For Mike King's column in the Atlanta Journal-Constitution, visit:

For the press releases from the ACLU, Americans United, and the ADL, visit:

For the friend-of-the-court briefs, visit:

For GCISE's press release, visit:

And for NCSE's previous coverage of events in Georgia, visit:


NCSE's executive director Eugenie C. Scott received an honorary degree from the University of Wisconsin, Milwaukee, on December 17, 2006, in recognition of her dedication to promoting the sound teaching of science in schools across the country. The citation read in part:


Dr. Scott was named the first executive director of the National Center for Science Education in 1986. Since then, she has worked with educators, parents, scientists, clergy, school boards and other elected officials, and concerned citizens to keep evolution in public school science education.

Under her leadership, the center has pursued this goal by providing information that it hopes will lead to community consensus rather than confrontation. Particularly important in NCSE's success has been the building of coalitions of scientists, teachers, clergy and concerned parents to support the teaching of evolution in communities and states.

Her 2004 book, Evolution vs. Creationism: An Introduction, was reviewed positively by publications as diverse as The New York Times Book Review and Perspectives on Science and Christian Faith. It was praised by creationists and evolutionists alike for its even-handedness and accuracy in presenting the controversy.

Her work reflects her perspective that science teachers should teach students accurate and accepted science as it is understood by scientists, and that political pressure should not determine the science curriculum. Her work also reflects her conviction that citizens need to be scientifically literate, and that an understanding of evolution is central to this literacy. To this end she has labored for 20 years at NCSE to promote a better public understanding of science and of the science of evolution.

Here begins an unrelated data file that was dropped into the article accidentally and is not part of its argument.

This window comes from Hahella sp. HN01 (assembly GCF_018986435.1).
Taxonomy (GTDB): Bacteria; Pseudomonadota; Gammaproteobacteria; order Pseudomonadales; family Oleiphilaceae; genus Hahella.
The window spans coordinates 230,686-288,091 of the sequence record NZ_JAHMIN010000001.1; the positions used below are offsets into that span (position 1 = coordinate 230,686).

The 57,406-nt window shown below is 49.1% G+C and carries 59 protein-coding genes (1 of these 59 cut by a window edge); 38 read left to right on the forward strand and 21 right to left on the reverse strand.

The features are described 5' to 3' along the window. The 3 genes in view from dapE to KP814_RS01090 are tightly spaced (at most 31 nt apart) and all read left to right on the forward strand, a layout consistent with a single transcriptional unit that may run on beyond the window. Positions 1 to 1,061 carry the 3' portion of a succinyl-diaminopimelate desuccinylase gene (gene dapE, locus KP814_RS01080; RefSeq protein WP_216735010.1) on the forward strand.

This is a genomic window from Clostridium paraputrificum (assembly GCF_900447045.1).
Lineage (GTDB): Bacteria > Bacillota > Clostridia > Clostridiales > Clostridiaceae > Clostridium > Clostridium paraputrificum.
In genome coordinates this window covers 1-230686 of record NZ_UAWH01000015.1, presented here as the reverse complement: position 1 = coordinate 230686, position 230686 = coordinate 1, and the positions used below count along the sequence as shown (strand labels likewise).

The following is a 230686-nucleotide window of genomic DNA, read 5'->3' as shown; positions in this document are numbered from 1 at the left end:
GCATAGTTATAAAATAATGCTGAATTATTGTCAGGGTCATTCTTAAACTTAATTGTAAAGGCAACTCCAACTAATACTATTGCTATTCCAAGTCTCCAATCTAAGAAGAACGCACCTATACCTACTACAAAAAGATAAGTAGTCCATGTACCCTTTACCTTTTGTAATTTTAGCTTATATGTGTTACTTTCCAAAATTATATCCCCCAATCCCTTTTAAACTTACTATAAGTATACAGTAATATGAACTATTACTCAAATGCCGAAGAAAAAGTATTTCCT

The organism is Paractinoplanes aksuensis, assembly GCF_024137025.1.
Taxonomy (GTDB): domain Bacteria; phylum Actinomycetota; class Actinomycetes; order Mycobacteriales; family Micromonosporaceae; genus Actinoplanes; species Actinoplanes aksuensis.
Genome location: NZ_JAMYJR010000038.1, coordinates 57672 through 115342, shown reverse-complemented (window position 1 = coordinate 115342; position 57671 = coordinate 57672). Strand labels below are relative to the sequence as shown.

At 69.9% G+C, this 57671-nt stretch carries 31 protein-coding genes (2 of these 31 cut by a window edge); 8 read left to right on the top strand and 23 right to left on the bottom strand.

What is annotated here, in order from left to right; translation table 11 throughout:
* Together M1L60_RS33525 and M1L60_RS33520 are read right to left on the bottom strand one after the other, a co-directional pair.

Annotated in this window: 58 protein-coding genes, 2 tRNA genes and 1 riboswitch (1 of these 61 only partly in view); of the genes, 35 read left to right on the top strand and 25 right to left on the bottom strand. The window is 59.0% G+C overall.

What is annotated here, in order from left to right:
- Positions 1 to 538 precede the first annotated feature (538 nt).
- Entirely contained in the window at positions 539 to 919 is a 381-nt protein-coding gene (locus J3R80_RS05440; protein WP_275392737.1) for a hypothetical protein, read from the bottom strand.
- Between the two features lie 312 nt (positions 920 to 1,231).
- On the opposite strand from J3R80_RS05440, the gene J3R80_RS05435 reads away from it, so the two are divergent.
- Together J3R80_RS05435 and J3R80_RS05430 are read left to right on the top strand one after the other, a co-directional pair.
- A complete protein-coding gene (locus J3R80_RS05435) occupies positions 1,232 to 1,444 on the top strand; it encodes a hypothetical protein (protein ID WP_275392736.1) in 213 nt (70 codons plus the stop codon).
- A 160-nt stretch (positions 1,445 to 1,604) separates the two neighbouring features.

The honor was especially meaningful to Scott, who earned her B.S. and M.S. degrees at the university. The honorary degree was Scott's fourth; she received honorary Doctor of Science degrees from McGill University in 2003, the Ohio State University in 2005, and Mount Holyoke College in May 2006.

For the announcement from the UWM Department of Biological Sciences, visit:


NCSE is again slated to be a beneficiary of Working Assets, the telephone company established "to help busy people make a difference in the world through everyday activities like talking on the phone. Every time a customer uses one of Working Assets' donation-linked services (Long Distance, Wireless and Credit Card), the company donates a portion of the charges to nonprofit groups working to build a world that is more just, humane, and environmentally sustainable." Every year, the donation pool is allocated among the groups supported by Working Assets in proportion to the customers' votes. The more votes NCSE gets, the more money we get!